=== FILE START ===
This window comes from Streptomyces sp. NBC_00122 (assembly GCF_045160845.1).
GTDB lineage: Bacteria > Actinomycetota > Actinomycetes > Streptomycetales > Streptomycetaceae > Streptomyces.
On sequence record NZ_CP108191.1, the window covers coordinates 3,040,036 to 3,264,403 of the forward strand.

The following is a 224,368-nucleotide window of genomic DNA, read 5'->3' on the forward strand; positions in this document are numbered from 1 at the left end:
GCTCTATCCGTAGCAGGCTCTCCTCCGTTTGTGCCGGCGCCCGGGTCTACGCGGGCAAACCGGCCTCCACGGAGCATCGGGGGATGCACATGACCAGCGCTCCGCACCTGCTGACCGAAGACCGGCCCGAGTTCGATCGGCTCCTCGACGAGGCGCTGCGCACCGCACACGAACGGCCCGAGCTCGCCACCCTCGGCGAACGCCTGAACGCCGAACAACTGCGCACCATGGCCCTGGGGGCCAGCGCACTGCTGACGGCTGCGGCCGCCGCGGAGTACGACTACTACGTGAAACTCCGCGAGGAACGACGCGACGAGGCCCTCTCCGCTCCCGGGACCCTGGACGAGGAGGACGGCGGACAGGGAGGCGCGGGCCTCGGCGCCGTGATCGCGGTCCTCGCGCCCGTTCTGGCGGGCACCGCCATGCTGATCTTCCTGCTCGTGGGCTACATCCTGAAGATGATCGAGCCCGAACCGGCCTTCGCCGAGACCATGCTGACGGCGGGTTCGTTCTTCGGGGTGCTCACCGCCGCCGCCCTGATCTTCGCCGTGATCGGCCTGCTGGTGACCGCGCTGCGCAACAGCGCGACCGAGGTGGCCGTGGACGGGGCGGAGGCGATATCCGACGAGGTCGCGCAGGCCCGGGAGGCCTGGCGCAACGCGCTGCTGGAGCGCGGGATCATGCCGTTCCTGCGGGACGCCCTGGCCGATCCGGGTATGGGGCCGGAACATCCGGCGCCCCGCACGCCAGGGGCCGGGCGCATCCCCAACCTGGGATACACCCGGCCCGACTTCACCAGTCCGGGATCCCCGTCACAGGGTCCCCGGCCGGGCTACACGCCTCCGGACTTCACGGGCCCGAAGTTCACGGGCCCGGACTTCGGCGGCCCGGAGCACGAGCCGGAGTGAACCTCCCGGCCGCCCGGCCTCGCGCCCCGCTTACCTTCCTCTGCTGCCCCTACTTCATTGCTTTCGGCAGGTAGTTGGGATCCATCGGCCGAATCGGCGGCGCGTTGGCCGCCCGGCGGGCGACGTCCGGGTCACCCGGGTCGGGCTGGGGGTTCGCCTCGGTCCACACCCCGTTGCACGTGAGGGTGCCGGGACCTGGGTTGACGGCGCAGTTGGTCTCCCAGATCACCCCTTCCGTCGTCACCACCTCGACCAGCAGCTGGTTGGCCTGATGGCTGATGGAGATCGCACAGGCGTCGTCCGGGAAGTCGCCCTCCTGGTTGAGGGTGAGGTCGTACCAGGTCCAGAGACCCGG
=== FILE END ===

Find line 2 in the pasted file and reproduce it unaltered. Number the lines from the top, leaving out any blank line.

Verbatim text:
GTDB lineage: Bacteria > Actinomycetota > Actinomycetes > Streptomycetales > Streptomycetaceae > Streptomyces.